By Bryan Kent Gomes, ClearShark H2O Education Coordinator
The striped bass, Maryland’s State Fish, is sometimes better known locally in our Bay’s watershed as a rockfish. It’s a nickname they’ve acquired because they spend much of their time over and around the oyster reefs or oyster “rocks” in the Chesapeake (spoiler alert – this is where the habitat and, therefore, the food is). The fish has other regional nicknames including “schoolies”, “cows”, and “linesiders”. And in New England, where George Gavutis Jr., US Fish and Wildlife Service retiree fly fishes for them, they are known as “stripers”.
It is (maybe more like “was”) an abundant fish throughout the Chesapeake Bay. This is because the striped bass is anadromous, meaning it leaves the saltwater environment where it spends most of its adult life and travels upstream to fresher water portions of rivers to spawn each April. Rockfish return to the same rivers where they were spawned to reproduce as well. That’s quite a GPS they have hard-wired to their fish brains! Striped bass can grow up to five feet in length and can tip the scales up to 75 pounds. They live upwards of 25 years with males able to reproduce around two to four years and females able to reproduce around four to eight years.
Stripers are a popular sport fish that are hard fighters and can be caught on all types of tackle and bait including spin rods, fly rods, bait rods, live and dead bait, plastic and metal lures. They can be caught via trolling (with planer boards and umbrella rigs), casting, bottom fishing, day or night, high or low tide. Striped bass are aggressive feeders and can be landed via piers, boats, or along shorelines, by both recreation and commercial anglers. They are a tasty panfish and easy to filet. They are a light tasting fish that rivals haddock and flounder.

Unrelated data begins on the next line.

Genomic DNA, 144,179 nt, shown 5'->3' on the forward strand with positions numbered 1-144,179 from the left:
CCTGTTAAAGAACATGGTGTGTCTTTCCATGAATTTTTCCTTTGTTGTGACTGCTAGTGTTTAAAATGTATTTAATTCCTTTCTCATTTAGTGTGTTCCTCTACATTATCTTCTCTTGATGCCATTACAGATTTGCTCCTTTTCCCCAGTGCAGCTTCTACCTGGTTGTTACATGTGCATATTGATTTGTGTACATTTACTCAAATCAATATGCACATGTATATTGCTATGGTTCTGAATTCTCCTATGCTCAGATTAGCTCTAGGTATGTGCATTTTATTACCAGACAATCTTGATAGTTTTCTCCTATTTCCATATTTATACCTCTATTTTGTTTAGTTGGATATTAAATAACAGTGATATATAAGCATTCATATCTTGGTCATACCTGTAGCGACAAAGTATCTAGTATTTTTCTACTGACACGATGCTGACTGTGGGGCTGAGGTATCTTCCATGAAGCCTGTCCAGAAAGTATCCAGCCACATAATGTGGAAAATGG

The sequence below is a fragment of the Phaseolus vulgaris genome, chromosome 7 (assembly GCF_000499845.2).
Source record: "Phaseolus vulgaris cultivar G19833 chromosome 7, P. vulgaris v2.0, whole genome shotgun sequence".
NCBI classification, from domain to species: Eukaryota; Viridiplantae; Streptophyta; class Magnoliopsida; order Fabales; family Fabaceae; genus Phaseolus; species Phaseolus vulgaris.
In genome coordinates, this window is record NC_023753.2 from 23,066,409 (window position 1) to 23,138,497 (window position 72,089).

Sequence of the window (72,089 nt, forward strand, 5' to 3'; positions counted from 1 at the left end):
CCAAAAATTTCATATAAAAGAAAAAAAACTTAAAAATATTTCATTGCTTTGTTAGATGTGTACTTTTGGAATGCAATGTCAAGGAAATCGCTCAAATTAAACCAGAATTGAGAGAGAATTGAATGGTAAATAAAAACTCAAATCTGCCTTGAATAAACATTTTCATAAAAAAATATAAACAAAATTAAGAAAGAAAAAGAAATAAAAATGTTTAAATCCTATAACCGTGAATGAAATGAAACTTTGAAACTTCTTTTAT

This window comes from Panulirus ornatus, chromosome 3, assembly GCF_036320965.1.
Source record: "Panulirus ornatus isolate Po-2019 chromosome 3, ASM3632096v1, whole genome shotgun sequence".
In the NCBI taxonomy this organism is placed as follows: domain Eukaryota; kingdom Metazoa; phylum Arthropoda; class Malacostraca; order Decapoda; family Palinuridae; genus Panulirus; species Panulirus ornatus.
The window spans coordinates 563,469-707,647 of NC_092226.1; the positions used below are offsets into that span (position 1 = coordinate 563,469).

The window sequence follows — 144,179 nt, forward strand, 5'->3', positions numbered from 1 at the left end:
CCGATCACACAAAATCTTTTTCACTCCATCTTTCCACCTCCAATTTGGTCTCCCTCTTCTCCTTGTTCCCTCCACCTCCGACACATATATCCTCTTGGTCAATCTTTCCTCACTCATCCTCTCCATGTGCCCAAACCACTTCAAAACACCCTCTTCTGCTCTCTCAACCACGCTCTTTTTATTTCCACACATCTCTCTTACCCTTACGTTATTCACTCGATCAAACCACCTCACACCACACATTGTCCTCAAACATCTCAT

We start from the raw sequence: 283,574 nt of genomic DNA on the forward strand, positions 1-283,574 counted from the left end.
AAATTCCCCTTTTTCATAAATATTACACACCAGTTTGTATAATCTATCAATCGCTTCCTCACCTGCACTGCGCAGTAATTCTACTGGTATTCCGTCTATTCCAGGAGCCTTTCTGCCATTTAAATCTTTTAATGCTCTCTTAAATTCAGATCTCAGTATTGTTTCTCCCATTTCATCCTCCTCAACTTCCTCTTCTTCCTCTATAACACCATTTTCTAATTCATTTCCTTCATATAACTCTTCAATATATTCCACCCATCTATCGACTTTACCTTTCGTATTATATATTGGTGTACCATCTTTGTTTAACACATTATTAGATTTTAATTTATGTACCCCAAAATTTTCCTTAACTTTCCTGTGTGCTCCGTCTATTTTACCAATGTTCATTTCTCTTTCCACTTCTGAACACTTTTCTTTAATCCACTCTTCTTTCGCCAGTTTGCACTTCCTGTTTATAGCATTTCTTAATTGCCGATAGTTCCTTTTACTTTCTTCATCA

All of the above reasons are factors in the rockfish’s declining numbers in the Chesapeake, as well as other areas. This fish is native to the coastal Atlantic states from Maine (also found in Canadian waters) to North Carolina. With the Northeast and Mid-Atlantic regions being the most populous part of the United States, this fish is under constant and intense pressure of being harvested as it moves up and down the Atlantic waterways which just so happens to parallel our busy I-95 corridor. According to NOAA (National Oceanic and Atmospheric Administration) data, striped bass are the number one species caught (by pounds) in the United States!
Young rockfish spend the first four to eight years of life in bays and rivers before moving out into the Atlantic Ocean as mature adult fish. According to the Chesapeake Bay Program, between 70-90 percent of the striped bass travel from the Atlantic Ocean into the Chesapeake Bay during the spring spawn in April. Maryland state regulations were put in place with a timeline to allow mature fish to reach tidal fresh waters in the extremities of the Chesapeake Bay. Anglers are able to harvest these fish later in the season after they have made it to these freshwater tributaries. The current general state regulations allow one fish per person with a minimum size of 35 inches in the first two weeks of May. For the last two weeks of May through most of the rest of the calendar year, it is one fish per person with a minimum size of 19 inches. For all the regulations for striped bass in the Chesapeake, click here.